Danish pension funds “not looking at long term”

DENMARK – Newspaper reports that Danish pension funds’ equities holdings have fallen to 14% are causing concerns that the funds are not concentrating on the long-term.

According to one Danish newspaper report, holdings in Danish equities have fallen to 14% from around 44% in 2002 as a result of sell-offs and falling market values. Although consultants disagree that the figure is as low as 14%, the reduction in the allocation to equities is seen by many as worrying.

The fear is that pressure from regulators regarding asset-liability matching is making funds blinkered in their approach, and that they are now just looking at risk levels and not returns.

Using data produced by Dimson, March and Strauton which shows global investment returns since 1900, Bankinvest has plotted the differences in real returns of Danish mutual funds with a 50% equity and 50% bond allocation against those with an allocation of 15% to equities and 85% to bonds over the next thirty years.

Based on past real returns, the charts show that, if you invested 100 Danish crowns today with a split of 50% in Danish equities and 50% Danish bonds, you would receive the equivalent of 314 crowns in today's money in 30 years time as a result of a 4.6% return compounded annually.

If this same amount of money were invested with 15% in Danish equities and 85% in Danish bonds, the outcome would be only 264 crowns. When compounding a higher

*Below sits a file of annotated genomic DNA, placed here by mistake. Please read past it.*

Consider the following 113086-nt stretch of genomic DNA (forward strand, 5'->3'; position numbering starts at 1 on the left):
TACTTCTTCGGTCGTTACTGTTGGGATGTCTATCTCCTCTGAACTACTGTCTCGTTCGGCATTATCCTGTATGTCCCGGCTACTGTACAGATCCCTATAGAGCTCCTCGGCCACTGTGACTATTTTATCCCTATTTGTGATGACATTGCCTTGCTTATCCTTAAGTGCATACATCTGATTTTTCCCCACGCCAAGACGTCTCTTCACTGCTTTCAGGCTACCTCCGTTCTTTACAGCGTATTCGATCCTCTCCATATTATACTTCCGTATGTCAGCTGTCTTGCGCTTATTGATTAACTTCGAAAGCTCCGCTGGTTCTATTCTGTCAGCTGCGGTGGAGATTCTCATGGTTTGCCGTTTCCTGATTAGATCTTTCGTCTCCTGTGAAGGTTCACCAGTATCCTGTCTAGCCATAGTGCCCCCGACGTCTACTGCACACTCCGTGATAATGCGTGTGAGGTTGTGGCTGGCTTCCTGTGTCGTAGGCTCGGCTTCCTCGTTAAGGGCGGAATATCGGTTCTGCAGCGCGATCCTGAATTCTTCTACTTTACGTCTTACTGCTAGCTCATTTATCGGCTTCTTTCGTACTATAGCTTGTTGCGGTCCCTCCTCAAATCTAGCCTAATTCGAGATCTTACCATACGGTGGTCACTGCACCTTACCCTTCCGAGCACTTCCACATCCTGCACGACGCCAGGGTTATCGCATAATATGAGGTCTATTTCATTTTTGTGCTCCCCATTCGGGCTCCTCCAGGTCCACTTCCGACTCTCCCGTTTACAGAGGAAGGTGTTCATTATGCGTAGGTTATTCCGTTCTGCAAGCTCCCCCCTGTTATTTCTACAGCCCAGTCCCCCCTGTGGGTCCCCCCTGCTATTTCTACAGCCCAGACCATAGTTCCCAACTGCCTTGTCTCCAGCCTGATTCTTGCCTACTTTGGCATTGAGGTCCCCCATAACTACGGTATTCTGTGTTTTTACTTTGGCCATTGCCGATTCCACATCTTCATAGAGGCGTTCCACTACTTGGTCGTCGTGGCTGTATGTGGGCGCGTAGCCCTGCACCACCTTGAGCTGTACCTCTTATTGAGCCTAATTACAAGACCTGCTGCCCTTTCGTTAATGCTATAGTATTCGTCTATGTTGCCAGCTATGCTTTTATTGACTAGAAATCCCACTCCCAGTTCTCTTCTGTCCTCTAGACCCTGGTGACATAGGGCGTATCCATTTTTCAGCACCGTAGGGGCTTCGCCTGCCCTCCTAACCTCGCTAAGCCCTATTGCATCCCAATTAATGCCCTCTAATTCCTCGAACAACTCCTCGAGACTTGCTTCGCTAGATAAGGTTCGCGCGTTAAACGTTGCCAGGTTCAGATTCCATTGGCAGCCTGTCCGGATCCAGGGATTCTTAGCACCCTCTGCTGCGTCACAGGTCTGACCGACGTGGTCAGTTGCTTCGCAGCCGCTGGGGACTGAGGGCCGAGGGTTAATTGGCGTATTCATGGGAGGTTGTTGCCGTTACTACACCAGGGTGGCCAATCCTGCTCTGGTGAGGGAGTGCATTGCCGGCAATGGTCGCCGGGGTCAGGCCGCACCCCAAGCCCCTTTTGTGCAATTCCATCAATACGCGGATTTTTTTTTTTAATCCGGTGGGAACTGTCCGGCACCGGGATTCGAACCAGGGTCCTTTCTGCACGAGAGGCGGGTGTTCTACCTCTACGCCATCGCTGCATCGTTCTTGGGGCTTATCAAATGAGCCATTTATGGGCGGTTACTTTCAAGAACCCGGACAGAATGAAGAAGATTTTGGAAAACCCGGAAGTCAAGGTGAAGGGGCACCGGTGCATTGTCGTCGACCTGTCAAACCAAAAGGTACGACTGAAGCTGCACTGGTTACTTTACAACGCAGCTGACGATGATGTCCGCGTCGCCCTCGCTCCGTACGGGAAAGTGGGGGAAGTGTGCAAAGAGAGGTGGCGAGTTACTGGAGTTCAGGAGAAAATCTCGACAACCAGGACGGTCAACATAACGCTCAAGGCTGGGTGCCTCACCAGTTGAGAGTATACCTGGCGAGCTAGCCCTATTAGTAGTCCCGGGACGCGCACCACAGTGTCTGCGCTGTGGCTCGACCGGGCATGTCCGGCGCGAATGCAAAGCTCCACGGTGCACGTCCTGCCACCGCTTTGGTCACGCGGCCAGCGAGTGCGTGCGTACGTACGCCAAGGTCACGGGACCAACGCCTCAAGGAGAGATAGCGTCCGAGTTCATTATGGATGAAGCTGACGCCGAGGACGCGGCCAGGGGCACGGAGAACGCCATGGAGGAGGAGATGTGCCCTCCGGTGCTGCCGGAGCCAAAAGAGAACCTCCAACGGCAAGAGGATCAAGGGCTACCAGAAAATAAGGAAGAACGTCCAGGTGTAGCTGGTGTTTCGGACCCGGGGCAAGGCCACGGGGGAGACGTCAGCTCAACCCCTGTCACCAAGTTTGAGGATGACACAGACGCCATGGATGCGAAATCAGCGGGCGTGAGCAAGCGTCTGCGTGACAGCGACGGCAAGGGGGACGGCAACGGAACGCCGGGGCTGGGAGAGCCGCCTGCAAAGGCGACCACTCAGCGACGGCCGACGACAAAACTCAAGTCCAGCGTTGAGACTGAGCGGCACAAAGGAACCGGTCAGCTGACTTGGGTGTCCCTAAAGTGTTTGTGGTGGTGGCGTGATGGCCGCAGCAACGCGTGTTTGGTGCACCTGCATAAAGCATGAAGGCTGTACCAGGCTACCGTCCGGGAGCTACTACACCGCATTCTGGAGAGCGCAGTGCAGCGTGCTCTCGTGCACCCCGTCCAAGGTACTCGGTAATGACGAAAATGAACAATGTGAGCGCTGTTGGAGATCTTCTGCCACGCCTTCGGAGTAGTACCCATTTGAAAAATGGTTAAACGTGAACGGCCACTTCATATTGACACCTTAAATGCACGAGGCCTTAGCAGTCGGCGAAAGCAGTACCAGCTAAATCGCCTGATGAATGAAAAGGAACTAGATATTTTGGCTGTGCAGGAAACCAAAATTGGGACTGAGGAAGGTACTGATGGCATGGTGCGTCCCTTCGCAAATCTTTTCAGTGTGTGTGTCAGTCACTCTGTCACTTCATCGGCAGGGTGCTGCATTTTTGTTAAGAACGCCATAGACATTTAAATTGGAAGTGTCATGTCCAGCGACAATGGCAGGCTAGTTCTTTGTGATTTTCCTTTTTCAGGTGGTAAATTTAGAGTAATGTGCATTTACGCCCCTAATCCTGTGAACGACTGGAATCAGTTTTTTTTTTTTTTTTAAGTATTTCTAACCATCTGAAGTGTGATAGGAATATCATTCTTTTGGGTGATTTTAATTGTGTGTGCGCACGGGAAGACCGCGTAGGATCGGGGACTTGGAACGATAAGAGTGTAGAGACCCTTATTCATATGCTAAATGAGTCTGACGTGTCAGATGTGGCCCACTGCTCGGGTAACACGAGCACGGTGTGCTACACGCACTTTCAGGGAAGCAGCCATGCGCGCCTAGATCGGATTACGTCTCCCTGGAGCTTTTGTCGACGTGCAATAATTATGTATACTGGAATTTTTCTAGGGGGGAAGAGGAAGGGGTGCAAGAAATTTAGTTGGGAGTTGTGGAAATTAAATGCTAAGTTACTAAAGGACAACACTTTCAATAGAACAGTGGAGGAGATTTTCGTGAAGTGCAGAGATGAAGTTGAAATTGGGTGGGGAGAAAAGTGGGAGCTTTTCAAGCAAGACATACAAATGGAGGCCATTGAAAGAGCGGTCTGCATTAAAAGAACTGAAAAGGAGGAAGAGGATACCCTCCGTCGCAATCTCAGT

rate of return over a longer period of time, it can be seen how much better off funds end up with more invested in equities.

Comments Daniel Broby, chief investment officer at Bankinvest: “In the current environment many people are questioning the long term case for equities. Historic data produced by academics, such as Dimson, stretches back over a century and includes two world wars as well as the great depression.

“Pension funds have to remain fixed firmly on the long term and the evidence still points to the fact that equities out-perform bonds over such a time horizon. However bad the world appears today, the primary duty of pension funds is to provision for pensions tomorrow.

“They should therefore increase equities as markets decline; not the opposite as is happening in Denmark today. The regulations are well meant but poorly thought out and detrimental to the long term interests of the Danish workforce.”

Bankinvest is the third largest manager of Danish pension fund assets worldwide, according to Mercer Investment Consulting.

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